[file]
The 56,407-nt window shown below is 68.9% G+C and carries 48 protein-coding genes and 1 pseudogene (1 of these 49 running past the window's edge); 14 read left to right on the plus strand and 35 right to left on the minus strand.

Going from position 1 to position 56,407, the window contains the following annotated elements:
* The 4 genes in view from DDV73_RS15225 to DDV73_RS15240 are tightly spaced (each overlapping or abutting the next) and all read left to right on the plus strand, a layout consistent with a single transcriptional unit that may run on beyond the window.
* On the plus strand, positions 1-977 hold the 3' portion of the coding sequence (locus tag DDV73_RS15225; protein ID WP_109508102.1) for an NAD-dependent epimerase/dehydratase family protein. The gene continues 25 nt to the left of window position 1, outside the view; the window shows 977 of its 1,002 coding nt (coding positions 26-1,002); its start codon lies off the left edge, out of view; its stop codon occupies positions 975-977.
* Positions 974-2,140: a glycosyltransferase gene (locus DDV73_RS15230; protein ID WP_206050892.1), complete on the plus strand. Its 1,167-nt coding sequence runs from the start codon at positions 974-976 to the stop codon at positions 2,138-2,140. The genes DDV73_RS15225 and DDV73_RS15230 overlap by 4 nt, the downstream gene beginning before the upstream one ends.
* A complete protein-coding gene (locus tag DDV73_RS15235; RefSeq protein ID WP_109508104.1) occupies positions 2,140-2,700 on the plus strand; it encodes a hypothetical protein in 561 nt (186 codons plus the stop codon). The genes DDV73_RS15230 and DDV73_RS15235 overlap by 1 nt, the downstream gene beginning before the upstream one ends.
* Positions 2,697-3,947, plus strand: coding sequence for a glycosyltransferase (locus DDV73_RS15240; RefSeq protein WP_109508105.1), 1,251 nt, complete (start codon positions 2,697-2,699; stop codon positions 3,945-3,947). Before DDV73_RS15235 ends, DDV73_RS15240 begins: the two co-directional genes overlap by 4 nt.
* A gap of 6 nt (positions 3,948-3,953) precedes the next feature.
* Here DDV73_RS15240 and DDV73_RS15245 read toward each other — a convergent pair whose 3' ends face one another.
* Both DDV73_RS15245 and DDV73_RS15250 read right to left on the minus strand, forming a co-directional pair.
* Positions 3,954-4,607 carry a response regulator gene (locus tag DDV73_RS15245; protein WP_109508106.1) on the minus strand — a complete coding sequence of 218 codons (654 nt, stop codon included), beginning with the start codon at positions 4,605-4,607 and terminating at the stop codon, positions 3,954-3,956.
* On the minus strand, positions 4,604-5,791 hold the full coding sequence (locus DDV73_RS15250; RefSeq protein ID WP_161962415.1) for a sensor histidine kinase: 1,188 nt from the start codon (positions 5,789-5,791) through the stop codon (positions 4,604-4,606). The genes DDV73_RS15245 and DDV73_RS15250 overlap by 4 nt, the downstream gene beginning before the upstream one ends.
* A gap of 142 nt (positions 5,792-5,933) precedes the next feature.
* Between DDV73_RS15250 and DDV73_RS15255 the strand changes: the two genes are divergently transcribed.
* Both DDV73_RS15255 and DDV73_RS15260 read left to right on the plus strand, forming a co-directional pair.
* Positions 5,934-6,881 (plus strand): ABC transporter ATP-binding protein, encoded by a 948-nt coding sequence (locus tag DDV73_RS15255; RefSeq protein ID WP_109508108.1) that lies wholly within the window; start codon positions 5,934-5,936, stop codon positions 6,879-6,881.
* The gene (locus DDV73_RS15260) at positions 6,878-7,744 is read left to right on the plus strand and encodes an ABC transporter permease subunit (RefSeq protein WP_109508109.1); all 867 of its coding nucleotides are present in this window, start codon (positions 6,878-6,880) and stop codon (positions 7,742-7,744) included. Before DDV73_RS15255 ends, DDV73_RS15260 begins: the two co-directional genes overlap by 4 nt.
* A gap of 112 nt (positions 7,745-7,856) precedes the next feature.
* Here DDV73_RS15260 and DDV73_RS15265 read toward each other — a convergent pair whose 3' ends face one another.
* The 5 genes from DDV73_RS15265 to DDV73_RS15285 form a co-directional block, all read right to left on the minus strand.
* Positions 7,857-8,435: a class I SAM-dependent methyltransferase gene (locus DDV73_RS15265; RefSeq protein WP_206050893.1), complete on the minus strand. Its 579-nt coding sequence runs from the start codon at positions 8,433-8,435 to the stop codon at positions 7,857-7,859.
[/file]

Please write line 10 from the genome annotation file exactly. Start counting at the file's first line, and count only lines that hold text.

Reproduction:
* Both DDV73_RS15245 and DDV73_RS15250 read right to left on the minus strand, forming a co-directional pair.